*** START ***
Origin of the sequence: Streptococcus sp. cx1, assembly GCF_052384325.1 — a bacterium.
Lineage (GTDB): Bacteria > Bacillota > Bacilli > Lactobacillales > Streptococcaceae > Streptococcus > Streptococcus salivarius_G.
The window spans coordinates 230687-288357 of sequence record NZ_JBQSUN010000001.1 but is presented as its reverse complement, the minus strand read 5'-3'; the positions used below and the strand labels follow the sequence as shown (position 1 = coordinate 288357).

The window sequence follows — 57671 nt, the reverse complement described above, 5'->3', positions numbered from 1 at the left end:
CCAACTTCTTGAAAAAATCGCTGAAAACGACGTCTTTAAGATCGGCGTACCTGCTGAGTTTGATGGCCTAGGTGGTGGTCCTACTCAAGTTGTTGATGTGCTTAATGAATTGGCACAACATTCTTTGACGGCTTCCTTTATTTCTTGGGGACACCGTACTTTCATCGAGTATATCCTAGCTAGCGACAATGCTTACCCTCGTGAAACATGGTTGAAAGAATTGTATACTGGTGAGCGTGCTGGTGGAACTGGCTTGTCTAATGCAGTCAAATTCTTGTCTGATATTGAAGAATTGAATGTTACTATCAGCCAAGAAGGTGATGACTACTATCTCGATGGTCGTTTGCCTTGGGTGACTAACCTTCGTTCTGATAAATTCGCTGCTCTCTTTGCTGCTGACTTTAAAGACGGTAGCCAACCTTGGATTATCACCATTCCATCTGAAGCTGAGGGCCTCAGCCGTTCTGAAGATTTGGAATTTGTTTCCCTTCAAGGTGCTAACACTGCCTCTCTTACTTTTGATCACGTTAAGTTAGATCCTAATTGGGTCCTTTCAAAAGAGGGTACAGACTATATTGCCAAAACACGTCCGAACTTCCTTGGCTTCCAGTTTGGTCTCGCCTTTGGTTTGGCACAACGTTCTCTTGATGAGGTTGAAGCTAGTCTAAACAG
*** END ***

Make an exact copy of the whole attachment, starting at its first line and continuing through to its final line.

Origin of the sequence: Streptococcus sp. cx1, assembly GCF_052384325.1 — a bacterium.
Lineage (GTDB): Bacteria > Bacillota > Bacilli > Lactobacillales > Streptococcaceae > Streptococcus > Streptococcus salivarius_G.
The window spans coordinates 230687-288357 of sequence record NZ_JBQSUN010000001.1 but is presented as its reverse complement, the minus strand read 5'-3'; the positions used below and the strand labels follow the sequence as shown (position 1 = coordinate 288357).

The window sequence follows — 57671 nt, the reverse complement described above, 5'->3', positions numbered from 1 at the left end:
CCAACTTCTTGAAAAAATCGCTGAAAACGACGTCTTTAAGATCGGCGTACCTGCTGAGTTTGATGGCCTAGGTGGTGGTCCTACTCAAGTTGTTGATGTGCTTAATGAATTGGCACAACATTCTTTGACGGCTTCCTTTATTTCTTGGGGACACCGTACTTTCATCGAGTATATCCTAGCTAGCGACAATGCTTACCCTCGTGAAACATGGTTGAAAGAATTGTATACTGGTGAGCGTGCTGGTGGAACTGGCTTGTCTAATGCAGTCAAATTCTTGTCTGATATTGAAGAATTGAATGTTACTATCAGCCAAGAAGGTGATGACTACTATCTCGATGGTCGTTTGCCTTGGGTGACTAACCTTCGTTCTGATAAATTCGCTGCTCTCTTTGCTGCTGACTTTAAAGACGGTAGCCAACCTTGGATTATCACCATTCCATCTGAAGCTGAGGGCCTCAGCCGTTCTGAAGATTTGGAATTTGTTTCCCTTCAAGGTGCTAACACTGCCTCTCTTACTTTTGATCACGTTAAGTTAGATCCTAATTGGGTCCTTTCAAAAGAGGGTACAGACTATATTGCCAAAACACGTCCGAACTTCCTTGGCTTCCAGTTTGGTCTCGCCTTTGGTTTGGCACAACGTTCTCTTGATGAGGTTGAAGCTAGTCTAAACAG